Palestinian minister released

Israeli security forces have released a Palestinian minister after taking him into custody at a roadblock on the outskirts of Jerusalem.

    The arrest is the first of a Hamas cabinet minister

    Khaled Abu Arafa, minister of Jerusalem affairs, was detained on Thursday as he was travelling to Izzariya, a suburb near Jerusalem,

     where he was planning to open an office.

    The Israeli army said Abu Arafa was detained because he is barred from the area.

    An army spokesman said: "The Hamas minister was detained at about 9am (0600 GMT). He was not questioned at any point and was released at 2pm."

    Security officials quoted by the Haaretz website said Abu Arafa was detained because as the holder of an Israeli identity card he is banned by Israel from entering areas administered by the Palestinian Authority.

    Hamas officials earlier said that Israeli vehicles with paramilitary policemen inside appeared to have been waiting for him.

    Walid al-Umari, an Al Jazeera reporter in Ramallah, quoted one of Afara's bodyguards as saying that the Palestinian minister was intercepted at an Israeli checkpoint and was taken to an Israeli army office in Jerusalem.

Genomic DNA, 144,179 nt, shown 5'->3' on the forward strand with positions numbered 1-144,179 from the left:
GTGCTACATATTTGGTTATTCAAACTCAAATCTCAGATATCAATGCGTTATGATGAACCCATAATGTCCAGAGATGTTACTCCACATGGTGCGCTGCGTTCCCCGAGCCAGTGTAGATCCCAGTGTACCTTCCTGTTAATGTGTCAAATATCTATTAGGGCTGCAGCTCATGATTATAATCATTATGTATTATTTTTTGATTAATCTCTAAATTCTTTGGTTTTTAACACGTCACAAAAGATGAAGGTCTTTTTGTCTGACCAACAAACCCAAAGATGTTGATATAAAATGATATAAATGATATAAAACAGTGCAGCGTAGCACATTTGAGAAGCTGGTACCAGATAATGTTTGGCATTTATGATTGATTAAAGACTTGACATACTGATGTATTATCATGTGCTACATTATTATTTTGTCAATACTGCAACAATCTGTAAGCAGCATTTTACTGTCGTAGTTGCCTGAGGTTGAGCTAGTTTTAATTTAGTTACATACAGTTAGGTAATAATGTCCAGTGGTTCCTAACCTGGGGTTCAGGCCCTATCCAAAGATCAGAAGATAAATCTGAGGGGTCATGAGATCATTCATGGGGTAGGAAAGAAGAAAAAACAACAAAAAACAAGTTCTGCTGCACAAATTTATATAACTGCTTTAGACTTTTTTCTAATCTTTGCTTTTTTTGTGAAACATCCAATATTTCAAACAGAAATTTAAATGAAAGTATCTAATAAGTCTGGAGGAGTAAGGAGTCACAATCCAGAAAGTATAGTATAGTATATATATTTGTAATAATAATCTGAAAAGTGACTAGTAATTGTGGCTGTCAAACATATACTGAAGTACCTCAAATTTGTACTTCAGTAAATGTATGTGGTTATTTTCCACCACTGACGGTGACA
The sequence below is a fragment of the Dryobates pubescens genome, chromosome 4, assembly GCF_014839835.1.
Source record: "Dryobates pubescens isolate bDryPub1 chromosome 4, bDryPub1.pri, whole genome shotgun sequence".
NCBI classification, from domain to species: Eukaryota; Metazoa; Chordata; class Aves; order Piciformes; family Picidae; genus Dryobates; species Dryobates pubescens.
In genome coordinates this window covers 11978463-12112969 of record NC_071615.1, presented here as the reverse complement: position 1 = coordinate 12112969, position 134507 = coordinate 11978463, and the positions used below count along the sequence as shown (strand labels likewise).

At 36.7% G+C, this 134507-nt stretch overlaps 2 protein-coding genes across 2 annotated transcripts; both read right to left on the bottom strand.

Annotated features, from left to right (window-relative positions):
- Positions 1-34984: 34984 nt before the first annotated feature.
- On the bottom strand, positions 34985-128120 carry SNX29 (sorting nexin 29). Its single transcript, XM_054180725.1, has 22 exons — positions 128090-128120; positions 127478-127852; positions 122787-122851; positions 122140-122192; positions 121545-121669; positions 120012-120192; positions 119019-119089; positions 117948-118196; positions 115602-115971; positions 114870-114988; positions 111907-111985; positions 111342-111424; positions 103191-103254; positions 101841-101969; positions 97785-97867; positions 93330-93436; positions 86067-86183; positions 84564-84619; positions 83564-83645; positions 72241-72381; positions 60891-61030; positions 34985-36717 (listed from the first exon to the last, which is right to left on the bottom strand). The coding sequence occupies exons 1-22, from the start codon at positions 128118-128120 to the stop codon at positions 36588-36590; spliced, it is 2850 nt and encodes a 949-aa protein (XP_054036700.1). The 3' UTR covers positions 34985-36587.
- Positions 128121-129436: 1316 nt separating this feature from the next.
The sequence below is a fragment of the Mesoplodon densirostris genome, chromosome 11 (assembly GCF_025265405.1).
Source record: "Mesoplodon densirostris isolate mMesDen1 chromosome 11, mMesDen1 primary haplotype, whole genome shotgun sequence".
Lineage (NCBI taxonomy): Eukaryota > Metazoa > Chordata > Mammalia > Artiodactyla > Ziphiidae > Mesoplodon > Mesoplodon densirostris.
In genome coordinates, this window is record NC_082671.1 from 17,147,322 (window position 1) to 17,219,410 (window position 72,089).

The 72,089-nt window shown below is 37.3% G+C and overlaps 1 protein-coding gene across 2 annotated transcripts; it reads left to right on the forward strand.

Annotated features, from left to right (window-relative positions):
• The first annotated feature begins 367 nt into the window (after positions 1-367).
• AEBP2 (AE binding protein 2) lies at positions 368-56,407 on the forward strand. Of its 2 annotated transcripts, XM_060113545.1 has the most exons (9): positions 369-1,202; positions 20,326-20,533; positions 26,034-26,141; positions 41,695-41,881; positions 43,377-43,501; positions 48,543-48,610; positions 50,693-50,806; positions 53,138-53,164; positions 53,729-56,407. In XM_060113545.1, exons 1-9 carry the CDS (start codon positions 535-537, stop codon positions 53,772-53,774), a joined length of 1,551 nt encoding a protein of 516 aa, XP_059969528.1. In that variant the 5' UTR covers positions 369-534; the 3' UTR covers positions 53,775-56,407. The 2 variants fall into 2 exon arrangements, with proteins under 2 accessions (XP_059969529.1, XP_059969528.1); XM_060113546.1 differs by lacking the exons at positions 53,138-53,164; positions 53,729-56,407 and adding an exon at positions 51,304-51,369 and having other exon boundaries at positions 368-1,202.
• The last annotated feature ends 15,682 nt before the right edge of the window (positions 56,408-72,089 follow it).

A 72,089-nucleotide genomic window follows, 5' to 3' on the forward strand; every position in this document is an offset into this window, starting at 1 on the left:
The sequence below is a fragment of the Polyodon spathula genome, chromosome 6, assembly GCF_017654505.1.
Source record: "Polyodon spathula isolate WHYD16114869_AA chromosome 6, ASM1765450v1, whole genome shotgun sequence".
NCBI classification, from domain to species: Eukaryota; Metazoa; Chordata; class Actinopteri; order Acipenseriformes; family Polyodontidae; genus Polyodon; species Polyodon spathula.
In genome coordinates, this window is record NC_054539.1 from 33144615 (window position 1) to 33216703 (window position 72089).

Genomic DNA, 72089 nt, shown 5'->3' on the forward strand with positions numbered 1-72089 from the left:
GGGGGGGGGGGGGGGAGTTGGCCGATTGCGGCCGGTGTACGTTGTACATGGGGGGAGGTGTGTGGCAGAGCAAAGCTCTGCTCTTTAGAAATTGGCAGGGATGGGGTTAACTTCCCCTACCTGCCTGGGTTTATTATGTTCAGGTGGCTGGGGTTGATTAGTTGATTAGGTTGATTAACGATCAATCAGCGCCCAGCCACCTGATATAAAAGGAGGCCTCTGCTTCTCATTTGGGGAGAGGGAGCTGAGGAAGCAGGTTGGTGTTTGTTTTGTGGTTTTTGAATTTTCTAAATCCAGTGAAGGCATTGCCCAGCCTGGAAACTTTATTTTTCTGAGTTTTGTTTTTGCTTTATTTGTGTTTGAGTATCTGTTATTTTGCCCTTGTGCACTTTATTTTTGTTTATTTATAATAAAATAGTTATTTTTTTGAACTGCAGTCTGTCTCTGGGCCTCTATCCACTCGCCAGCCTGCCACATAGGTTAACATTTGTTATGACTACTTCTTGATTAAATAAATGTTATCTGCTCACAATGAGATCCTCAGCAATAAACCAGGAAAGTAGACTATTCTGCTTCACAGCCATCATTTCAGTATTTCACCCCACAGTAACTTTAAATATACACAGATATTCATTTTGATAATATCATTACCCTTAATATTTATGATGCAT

He was released five hours later after being taken to an Israeli police station in the Jewish settlement of Maale Adumim outside Jerusalem.

    Ghazi Hamad, the Palestinian cabinet spokesman, said Israel was undermining the work of the new government.

    "The arrest of a cabinet minister proves the falseness of Israel's arguments that it seeks peace," Hamad said.

    It appears that Abu Arafa was arrested for trying to open the office. Part of Izzariya is in Jerusalem, which is at the centre of the Israeli-Palestinian conflict.

    Israel claims the entire city as its capital, while the Palestinians claim the eastern half for the capital of a future state.

    Abu Arafa, a Jerusalem resident born in 1961, has been detained several times by Israel in the past.

    SOURCE: Aljazeera + Agencies


    'We will cut your throats': The anatomy of Greece's lynch mobs

    The brutality of Greece's racist lynch mobs

    With anti-migrant violence hitting a fever pitch, victims ask why Greek authorities have carried out so few arrests.

    The rise of Pakistan's 'burger' generation

    The rise of Pakistan's 'burger' generation

    How a homegrown burger joint pioneered a food revolution and decades later gave a young, politicised class its identity.

    From Cameroon to US-Mexico border: 'We saw corpses along the way'

    'We saw corpses along the way'

    Kombo Yannick is one of the many African asylum seekers braving the longer Latin America route to the US.